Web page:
An affection for…

…my Tropical Breeze verbena. The cold snaps have finally forced it to halt blooming, but its foliage still remains green. I am impressed with this plant and hope to get some offspring from cuttings. According to its hybridizer, Ecke, this verbena is considered an annual, but I am thinking the warmer Texas climate might induce it to behave as a perennial. I look forward to the spring to see how well it survived winter in an above-ground planter exposed to full sun. 

…my dianthus chinensis. Even in the frigid December weather they are perhaps one of a handful of plants still blooming. The courtyard flower bed will hopefully fill out with the red and white dianthus bordering it. Meanwhile in the purple garden, some specimens of dianthus chinensis that survived the sweltering heat are now exposed (after I had cut back the overgrown gaura and salvia). Specimens of dianthus that were planted in the blue garden (picotee varieties) died off. An observation: they tend to bloom less and grow leafy in shady conditions.

…my foxtail ferns. These have been the most durable ferns in the garden so far. While the Japanese painted and Autumn ferns have died back continuously into the ground during the summer, these foxtails have continued growing and spreading. Now if I can only coax it to grow upright instead of toppling over when a new plume shoots out. Well, I suppose a comparison to traditional ferns is unfair, since these foxtails aren’t true ferns…are they?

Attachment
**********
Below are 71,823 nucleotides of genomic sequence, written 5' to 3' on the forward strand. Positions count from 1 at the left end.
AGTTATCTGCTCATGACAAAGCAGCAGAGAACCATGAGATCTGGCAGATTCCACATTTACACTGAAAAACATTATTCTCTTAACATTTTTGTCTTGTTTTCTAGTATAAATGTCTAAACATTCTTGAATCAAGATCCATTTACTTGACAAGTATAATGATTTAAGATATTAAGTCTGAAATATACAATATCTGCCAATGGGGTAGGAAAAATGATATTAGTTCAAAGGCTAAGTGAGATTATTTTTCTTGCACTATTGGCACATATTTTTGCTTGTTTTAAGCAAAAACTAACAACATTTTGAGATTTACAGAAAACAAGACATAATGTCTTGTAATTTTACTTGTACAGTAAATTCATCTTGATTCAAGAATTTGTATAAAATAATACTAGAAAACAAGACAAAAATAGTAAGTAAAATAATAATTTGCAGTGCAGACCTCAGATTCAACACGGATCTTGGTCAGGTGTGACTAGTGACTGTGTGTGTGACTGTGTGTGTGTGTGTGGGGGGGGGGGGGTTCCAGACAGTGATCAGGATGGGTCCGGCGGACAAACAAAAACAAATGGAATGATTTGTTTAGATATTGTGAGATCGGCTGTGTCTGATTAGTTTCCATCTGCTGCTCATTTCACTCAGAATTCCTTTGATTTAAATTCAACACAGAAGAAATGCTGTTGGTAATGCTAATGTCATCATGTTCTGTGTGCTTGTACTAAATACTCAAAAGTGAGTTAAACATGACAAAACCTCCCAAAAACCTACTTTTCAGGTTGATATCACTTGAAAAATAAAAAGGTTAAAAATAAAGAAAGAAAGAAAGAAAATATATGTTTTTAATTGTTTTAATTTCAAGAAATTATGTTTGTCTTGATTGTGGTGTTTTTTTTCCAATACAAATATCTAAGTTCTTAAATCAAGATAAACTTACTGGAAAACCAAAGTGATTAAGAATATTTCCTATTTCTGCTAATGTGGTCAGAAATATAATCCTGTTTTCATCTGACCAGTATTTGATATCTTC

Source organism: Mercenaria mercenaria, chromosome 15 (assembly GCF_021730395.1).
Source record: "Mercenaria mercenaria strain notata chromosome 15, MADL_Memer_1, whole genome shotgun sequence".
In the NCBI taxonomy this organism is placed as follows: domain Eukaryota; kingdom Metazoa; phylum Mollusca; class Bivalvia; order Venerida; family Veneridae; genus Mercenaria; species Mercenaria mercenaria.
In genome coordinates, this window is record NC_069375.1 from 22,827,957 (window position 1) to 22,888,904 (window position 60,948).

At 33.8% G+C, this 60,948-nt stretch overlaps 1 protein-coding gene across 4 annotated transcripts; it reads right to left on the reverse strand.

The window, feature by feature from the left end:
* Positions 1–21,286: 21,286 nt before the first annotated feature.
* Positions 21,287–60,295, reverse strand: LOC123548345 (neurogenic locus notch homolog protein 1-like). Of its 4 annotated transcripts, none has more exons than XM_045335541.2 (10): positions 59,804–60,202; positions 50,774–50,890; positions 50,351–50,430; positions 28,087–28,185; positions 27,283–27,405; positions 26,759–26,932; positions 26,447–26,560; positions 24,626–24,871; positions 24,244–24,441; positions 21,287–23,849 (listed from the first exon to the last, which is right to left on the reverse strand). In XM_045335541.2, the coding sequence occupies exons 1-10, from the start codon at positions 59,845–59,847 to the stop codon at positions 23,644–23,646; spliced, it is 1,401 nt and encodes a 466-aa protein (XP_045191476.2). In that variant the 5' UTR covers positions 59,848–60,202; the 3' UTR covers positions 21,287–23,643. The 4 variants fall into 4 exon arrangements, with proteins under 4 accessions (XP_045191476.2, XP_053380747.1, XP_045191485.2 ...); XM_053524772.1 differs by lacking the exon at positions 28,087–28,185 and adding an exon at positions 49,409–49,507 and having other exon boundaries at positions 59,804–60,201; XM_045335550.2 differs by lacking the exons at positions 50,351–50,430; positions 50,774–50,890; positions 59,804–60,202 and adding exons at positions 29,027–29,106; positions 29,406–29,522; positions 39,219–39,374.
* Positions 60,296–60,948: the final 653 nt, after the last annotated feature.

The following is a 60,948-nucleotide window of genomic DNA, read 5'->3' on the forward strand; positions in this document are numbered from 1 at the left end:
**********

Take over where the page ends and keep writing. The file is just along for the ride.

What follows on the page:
…my violas. After their spectacular January-to-June performance last year, I’ve invested in 3 more trays of them for planting in the late fall. This season, I decided to go with the blues in the Sorbet series (purchased from Christina’s): Black Duet, Coconut Swirl, and Blue Heaven. Most of them are inhabiting the gardenia bed in the front yard and in the blue garden bed in the courtyard. I also invested in a half-dozen Penny series violas (from Strong’s Nursery), red and white, though I’m unsure if they will jump back after a week of neglect nearly killed them off.

It’s amazing what you’ll see if you stand in the garden long enough. This damp December morning I spotted an olive green bird, sparrow-sized, hopping about in the trees. My research determined it to be a pine warbler, female due to the dull coloring. While I didn’t hear any songs, it busied itself in the bare-branched myrtles, most likely foraging for seeds and/or bugs. Pretty!